First off, it’s important to decide what you will be using your skateboard for and what you will be doing with it. That’s why it’s important to ask a few key questions: Are you going to be using it every day? Is it for a new hobby? Is it for competition practice? What surface will you be skating on? Will you be partaking in park skating, or street skating?
In the skateboarding industry, brands tend to come and go with ease. It’s rare for them to stay in the spotlight for any substantial amount of time. But the constant reshuffling of the deck (pun not intended) allows for a rotation of new brands to make a name for themselves. Whether they’re known primarily for their skateboarding parts essential to the craft (like decks, trucks, wheels, and shoes) or for their apparel and accessories, the skateboarding universe has been expanding ever since the sport caught the attention of the mainstream in the late ‘90s. Everyone may remember exactly where they were when Tony Hawk landed the 900° on national television, but the world of skateboarding brands is much larger than just that and more expansive than you may realize.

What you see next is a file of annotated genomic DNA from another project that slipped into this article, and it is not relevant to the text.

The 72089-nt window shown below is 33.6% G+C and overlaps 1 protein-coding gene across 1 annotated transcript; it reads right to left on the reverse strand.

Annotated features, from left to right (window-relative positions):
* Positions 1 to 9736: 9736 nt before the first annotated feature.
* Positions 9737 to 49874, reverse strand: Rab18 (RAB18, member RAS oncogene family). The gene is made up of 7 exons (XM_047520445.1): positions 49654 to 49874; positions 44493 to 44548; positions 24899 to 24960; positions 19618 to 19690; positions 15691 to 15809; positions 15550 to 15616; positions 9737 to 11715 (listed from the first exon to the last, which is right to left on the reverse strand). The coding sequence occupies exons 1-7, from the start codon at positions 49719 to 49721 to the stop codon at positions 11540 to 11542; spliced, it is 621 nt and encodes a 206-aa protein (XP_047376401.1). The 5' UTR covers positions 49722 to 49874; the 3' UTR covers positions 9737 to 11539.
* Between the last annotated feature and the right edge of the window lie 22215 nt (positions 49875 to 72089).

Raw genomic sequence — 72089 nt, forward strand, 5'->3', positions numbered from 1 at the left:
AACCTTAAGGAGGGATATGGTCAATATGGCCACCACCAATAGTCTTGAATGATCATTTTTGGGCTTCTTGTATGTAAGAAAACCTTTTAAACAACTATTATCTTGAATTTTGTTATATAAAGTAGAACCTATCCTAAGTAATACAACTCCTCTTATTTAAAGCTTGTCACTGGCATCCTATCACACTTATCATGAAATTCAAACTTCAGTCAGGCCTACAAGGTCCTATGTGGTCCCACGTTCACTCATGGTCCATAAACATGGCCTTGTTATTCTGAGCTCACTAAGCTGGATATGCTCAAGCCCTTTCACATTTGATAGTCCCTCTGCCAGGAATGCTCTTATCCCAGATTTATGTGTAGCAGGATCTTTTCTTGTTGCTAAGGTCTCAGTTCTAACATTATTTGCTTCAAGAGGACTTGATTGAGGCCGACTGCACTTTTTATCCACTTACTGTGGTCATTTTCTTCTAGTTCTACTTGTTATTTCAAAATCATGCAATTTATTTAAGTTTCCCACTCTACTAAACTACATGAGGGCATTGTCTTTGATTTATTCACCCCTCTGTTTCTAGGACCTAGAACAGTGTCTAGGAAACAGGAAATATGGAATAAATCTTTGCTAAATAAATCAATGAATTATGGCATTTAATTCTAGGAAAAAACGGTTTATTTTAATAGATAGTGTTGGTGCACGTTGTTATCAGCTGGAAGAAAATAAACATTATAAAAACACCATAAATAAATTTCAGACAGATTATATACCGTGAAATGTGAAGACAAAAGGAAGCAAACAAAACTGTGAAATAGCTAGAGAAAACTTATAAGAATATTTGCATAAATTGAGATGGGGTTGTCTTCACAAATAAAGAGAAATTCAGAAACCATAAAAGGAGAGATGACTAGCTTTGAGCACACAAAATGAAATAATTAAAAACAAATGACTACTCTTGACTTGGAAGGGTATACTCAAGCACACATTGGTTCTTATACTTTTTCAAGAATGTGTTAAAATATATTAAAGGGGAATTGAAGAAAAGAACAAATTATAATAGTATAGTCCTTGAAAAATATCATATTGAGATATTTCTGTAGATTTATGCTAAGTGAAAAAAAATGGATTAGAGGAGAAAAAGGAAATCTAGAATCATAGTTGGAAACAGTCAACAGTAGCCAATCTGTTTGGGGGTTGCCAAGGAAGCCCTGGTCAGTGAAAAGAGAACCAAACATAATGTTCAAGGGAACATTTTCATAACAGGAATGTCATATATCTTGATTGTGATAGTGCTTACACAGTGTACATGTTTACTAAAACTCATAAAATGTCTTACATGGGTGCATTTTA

Many cities also began implementing recreation plans and statutes during this time period, as part of their vision for local parks and communities to make public lands more available, in particular, for skateboarding, inviting skateboarders to come in off of the city streets and into organized skateboarding activity areas. By 2006 there were over 2,400 skateparks worldwide and the design of skateparks themselves had made a transition, as skaters turned designers. Many new places to skateboard designed specifically for street skaters, such as the "Safe Spot Skate Spot" program, first initiated by professional skateboarder Rob Dyrdek throughout many cities, allowed for the creation of smaller alternative safe skate plazas to be built at a lower cost. One of the largest locations ever built to skateboard in the world, SMP Skatepark in China, at 12,000 square meters in size, was built complete with a 5,000-seat stadium.
Decks come in a variety of shapes and sizes. You can choose a mini-board, a cruiser, a drop-through, or a standard deck for your favorite set of wheels and hardware. Widths range too from a few inches with a 22-inch board to the wide size of a true cruiser. Some decks are flat as possible while others are significantly concave for optimized turning. You can buy a deck with artwork and grip tape already attached for a quick install or you can get a bare-bones wooden deck to truly customize.